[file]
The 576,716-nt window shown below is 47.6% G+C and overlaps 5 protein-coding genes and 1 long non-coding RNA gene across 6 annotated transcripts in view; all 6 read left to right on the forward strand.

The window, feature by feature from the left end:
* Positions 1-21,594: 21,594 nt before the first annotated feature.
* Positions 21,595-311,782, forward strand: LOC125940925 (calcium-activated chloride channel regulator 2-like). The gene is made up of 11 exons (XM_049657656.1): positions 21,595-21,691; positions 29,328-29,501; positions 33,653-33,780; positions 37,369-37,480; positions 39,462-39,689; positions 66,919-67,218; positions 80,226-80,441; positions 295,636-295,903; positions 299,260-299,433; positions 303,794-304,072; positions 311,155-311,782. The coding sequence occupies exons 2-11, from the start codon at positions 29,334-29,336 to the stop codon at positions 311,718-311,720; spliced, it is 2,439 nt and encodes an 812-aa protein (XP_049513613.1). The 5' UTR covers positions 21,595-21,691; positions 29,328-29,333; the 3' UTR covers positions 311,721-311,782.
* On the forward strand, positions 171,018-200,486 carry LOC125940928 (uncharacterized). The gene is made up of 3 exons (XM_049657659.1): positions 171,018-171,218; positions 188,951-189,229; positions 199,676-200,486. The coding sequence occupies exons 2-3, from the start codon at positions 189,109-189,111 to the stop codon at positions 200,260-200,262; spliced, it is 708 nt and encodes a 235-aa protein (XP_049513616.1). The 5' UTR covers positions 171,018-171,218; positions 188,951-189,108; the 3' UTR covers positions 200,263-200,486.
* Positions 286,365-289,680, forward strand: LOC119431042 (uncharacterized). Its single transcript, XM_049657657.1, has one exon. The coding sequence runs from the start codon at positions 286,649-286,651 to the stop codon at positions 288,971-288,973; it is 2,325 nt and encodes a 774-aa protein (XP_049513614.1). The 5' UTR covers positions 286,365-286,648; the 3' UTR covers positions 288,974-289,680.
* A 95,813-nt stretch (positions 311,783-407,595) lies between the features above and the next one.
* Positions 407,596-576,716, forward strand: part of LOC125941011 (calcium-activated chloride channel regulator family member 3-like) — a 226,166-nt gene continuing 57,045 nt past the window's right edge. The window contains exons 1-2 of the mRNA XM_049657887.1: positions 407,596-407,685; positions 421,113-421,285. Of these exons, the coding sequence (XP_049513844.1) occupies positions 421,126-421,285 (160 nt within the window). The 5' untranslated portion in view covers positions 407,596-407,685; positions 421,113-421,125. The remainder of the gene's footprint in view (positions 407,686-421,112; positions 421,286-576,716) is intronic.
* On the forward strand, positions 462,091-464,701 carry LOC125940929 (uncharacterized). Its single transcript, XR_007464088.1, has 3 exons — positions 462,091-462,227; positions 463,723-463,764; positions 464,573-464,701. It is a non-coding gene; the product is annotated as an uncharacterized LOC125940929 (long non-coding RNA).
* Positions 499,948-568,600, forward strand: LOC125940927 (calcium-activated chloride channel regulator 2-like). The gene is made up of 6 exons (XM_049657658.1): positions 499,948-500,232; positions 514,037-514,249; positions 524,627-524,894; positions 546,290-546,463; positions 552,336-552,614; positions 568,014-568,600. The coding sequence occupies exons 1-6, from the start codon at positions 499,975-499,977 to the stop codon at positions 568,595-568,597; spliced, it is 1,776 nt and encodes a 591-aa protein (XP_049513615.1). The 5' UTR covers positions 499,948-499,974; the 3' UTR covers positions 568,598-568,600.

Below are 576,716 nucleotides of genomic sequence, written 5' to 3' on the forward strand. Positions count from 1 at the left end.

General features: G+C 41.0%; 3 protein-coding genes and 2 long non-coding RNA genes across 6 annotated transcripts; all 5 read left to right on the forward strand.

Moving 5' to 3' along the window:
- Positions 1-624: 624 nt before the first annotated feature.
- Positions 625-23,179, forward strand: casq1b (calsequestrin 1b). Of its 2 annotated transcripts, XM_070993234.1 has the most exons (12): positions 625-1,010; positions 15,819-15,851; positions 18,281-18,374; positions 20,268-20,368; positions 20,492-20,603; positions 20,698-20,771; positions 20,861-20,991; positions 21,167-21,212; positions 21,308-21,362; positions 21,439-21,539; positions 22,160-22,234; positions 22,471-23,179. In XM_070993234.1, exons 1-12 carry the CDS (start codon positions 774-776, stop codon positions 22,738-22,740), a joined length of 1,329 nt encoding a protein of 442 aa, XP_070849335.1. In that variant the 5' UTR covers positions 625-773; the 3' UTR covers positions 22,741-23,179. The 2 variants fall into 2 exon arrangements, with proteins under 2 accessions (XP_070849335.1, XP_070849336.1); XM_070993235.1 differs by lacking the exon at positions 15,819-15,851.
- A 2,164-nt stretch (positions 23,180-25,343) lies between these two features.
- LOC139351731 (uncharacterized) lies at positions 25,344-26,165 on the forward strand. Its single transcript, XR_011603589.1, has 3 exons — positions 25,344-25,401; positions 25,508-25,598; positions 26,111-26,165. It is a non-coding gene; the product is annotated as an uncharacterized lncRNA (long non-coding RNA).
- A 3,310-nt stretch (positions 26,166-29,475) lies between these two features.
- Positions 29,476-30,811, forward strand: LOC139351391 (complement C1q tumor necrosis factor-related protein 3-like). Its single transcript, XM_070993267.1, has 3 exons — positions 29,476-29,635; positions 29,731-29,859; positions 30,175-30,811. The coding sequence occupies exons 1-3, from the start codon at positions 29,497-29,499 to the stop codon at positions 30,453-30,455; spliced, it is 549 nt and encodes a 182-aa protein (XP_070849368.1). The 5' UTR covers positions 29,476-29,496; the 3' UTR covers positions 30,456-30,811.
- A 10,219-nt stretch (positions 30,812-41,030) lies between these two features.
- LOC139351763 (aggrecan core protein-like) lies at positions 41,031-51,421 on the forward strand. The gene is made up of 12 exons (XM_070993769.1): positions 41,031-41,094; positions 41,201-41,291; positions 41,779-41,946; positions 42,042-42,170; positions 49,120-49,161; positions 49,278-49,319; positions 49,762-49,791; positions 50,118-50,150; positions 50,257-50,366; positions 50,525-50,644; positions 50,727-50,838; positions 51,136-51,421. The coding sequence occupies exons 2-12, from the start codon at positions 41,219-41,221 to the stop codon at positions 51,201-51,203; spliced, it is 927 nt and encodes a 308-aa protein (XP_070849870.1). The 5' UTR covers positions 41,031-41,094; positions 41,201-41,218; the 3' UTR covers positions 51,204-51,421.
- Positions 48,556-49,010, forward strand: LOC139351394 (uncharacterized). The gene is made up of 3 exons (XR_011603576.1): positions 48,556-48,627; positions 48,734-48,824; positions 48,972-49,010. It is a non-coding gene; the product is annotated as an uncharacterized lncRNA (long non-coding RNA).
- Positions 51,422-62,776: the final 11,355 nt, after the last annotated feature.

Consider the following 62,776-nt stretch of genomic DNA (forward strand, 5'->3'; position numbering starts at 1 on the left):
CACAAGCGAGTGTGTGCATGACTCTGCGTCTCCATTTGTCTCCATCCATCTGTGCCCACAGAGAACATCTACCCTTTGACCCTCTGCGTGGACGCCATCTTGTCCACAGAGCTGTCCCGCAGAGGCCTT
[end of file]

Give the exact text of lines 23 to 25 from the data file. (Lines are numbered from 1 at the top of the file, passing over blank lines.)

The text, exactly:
- Positions 51,422-62,776: the final 11,355 nt, after the last annotated feature.

Consider the following 62,776-nt stretch of genomic DNA (forward strand, 5'->3'; position numbering starts at 1 on the left):
CACAAGCGAGTGTGTGCATGACTCTGCGTCTCCATTTGTCTCCATCCATCTGTGCCCACAGAGAACATCTACCCTTTGACCCTCTGCGTGGACGCCATCTTGTCCACAGAGCTGTCCCGCAGAGGCCTT